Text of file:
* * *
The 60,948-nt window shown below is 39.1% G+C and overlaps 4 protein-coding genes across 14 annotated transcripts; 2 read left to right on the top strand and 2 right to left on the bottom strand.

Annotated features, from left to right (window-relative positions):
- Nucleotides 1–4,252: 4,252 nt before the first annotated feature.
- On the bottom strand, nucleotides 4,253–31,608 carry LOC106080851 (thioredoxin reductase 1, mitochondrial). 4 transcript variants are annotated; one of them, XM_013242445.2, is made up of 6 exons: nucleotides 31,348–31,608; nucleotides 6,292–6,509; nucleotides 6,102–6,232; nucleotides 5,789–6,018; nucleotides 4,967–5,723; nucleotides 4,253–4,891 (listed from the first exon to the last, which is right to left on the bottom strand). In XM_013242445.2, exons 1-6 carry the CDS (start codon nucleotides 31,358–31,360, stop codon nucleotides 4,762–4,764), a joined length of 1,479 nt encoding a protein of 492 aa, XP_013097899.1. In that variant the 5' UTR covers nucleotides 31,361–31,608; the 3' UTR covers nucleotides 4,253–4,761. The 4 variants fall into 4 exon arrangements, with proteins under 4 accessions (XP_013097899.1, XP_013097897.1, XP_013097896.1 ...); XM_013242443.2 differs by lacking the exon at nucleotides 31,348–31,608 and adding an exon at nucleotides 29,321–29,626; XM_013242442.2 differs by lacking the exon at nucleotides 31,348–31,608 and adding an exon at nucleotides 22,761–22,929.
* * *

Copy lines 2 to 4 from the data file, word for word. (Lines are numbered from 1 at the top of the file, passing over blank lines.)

Annotated features, from left to right (window-relative positions):
- Nucleotides 1–4,252: 4,252 nt before the first annotated feature.
- On the bottom strand, nucleotides 4,253–31,608 carry LOC106080851 (thioredoxin reductase 1, mitochondrial). 4 transcript variants are annotated; one of them, XM_013242445.2, is made up of 6 exons: nucleotides 31,348–31,608; nucleotides 6,292–6,509; nucleotides 6,102–6,232; nucleotides 5,789–6,018; nucleotides 4,967–5,723; nucleotides 4,253–4,891 (listed from the first exon to the last, which is right to left on the bottom strand). In XM_013242445.2, exons 1-6 carry the CDS (start codon nucleotides 31,358–31,360, stop codon nucleotides 4,762–4,764), a joined length of 1,479 nt encoding a protein of 492 aa, XP_013097899.1. In that variant the 5' UTR covers nucleotides 31,361–31,608; the 3' UTR covers nucleotides 4,253–4,761. The 4 variants fall into 4 exon arrangements, with proteins under 4 accessions (XP_013097899.1, XP_013097897.1, XP_013097896.1 ...); XM_013242443.2 differs by lacking the exon at nucleotides 31,348–31,608 and adding an exon at nucleotides 29,321–29,626; XM_013242442.2 differs by lacking the exon at nucleotides 31,348–31,608 and adding an exon at nucleotides 22,761–22,929.